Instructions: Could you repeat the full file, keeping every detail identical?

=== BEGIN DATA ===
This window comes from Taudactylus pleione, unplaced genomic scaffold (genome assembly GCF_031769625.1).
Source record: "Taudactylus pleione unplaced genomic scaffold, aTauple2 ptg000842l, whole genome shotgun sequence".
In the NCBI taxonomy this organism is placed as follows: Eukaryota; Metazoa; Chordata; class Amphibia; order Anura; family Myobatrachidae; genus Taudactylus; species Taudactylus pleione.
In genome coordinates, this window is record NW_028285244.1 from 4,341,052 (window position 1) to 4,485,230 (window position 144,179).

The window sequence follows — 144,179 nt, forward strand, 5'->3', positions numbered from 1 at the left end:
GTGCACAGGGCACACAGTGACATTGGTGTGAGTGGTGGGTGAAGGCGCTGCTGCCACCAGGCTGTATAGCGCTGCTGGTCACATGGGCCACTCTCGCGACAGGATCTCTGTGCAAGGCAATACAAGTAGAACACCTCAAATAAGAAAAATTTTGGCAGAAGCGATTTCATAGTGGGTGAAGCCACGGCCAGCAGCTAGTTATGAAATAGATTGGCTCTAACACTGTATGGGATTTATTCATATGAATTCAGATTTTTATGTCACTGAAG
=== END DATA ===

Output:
This window comes from Taudactylus pleione, unplaced genomic scaffold (genome assembly GCF_031769625.1).
Source record: "Taudactylus pleione unplaced genomic scaffold, aTauple2 ptg000842l, whole genome shotgun sequence".
In the NCBI taxonomy this organism is placed as follows: Eukaryota; Metazoa; Chordata; class Amphibia; order Anura; family Myobatrachidae; genus Taudactylus; species Taudactylus pleione.
In genome coordinates, this window is record NW_028285244.1 from 4,341,052 (window position 1) to 4,485,230 (window position 144,179).

The window sequence follows — 144,179 nt, forward strand, 5'->3', positions numbered from 1 at the left end:
GTGCACAGGGCACACAGTGACATTGGTGTGAGTGGTGGGTGAAGGCGCTGCTGCCACCAGGCTGTATAGCGCTGCTGGTCACATGGGCCACTCTCGCGACAGGATCTCTGTGCAAGGCAATACAAGTAGAACACCTCAAATAAGAAAAATTTTGGCAGAAGCGATTTCATAGTGGGTGAAGCCACGGCCAGCAGCTAGTTATGAAATAGATTGGCTCTAACACTGTATGGGATTTATTCATATGAATTCAGATTTTTATGTCACTGAAG